The pandemic then threatens to pitch US-China relations into an even more difficult period. This could have an important bearing upon both the course of this crisis and the world that emerges from it. When the virus is defeated, China’s economic resurgence is going to play a critical role in helping to rebuild the shattered global economy.

But for now, Chinese assistance is essential in combating the coronavirus. Medical data and experiences need to continue to be shared. China is also a huge manufacturer of medical equipment and disposable items like masks and protective suits, essential to handling infected patients and items that are required in astronomical numbers.

China is in many ways the medical manufacturing workshop of the world, capable of expanding production in ways few other countries can. China is seizing an opportunity but, according to many of President Trump’s critics, it is he who has dropped the ball.

The Trump administration initially failed to accept the seriousness of this crisis, seeing it as another opportunity to assert “America First” and the supposed superiority of its system. But what is at stake now is global leadership.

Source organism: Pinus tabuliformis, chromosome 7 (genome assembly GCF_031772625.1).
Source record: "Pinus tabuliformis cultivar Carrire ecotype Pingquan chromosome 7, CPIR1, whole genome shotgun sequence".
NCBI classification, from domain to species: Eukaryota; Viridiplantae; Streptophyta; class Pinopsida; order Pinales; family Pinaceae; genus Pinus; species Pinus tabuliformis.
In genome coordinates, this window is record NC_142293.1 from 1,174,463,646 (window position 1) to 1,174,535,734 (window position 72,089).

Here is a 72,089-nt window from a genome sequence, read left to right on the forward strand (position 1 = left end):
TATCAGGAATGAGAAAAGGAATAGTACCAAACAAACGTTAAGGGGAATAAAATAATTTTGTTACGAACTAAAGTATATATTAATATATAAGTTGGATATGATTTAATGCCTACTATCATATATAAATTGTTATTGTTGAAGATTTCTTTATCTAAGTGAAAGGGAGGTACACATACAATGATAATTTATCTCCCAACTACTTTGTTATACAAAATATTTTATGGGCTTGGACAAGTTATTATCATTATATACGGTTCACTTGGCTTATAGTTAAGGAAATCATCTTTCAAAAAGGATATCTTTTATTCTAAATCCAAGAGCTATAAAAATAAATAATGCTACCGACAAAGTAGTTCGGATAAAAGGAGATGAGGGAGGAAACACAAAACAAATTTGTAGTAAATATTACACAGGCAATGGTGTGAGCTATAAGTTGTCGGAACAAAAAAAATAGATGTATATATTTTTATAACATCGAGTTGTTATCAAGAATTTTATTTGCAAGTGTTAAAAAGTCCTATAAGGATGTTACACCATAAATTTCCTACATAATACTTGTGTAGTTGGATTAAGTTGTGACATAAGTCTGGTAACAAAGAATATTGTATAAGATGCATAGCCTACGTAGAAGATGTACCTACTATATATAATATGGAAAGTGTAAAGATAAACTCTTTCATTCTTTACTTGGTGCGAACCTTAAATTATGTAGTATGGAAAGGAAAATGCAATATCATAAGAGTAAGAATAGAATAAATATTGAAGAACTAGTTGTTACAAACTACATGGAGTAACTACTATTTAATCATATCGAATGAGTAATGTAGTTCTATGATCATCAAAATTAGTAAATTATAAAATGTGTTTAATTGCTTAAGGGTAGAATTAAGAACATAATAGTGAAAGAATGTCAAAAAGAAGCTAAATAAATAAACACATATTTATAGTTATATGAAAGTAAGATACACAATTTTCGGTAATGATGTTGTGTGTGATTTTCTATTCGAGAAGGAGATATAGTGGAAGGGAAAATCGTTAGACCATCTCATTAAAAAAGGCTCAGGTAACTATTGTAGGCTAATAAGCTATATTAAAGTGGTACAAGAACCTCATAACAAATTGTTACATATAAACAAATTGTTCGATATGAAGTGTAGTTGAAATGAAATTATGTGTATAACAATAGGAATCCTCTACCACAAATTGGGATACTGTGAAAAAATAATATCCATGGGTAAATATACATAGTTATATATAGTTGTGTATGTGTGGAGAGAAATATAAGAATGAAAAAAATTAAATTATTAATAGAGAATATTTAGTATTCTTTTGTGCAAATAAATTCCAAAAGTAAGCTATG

As two Asia experts, Kurt M Campbell – who served as assistant secretary of state for East Asian and Pacific affairs in the Obama administration – and Rush Doshi, note in a recent article for Foreign Affairs: “The status of the United States as a global leader over the past seven decades has been built not just on wealth and power but also, and just as important, on the legitimacy that flows from the United States’ domestic governance, provision of global public goods, and ability and willingness to muster and coordinate a global response to crises.”

The coronavirus pandemic, they say, “is testing all three elements of US leadership. So far, Washington is failing the test. As Washington falters, Beijing is moving quickly and adeptly to take advantage of the opening created by US mistakes, filling the vacuum to present itself as the global leader in pandemic response.”

It is easy to be cynical. Many might wonder how China could seek advantage at this time – Campbell and Doshi call it “Chutzpah” – given that it is in China that this pandemic appears to have originated. Beijing’s initial response to the developing crisis in Wuhan was secretive. However, since then, it has marshalled its vast resources effectively and impressively.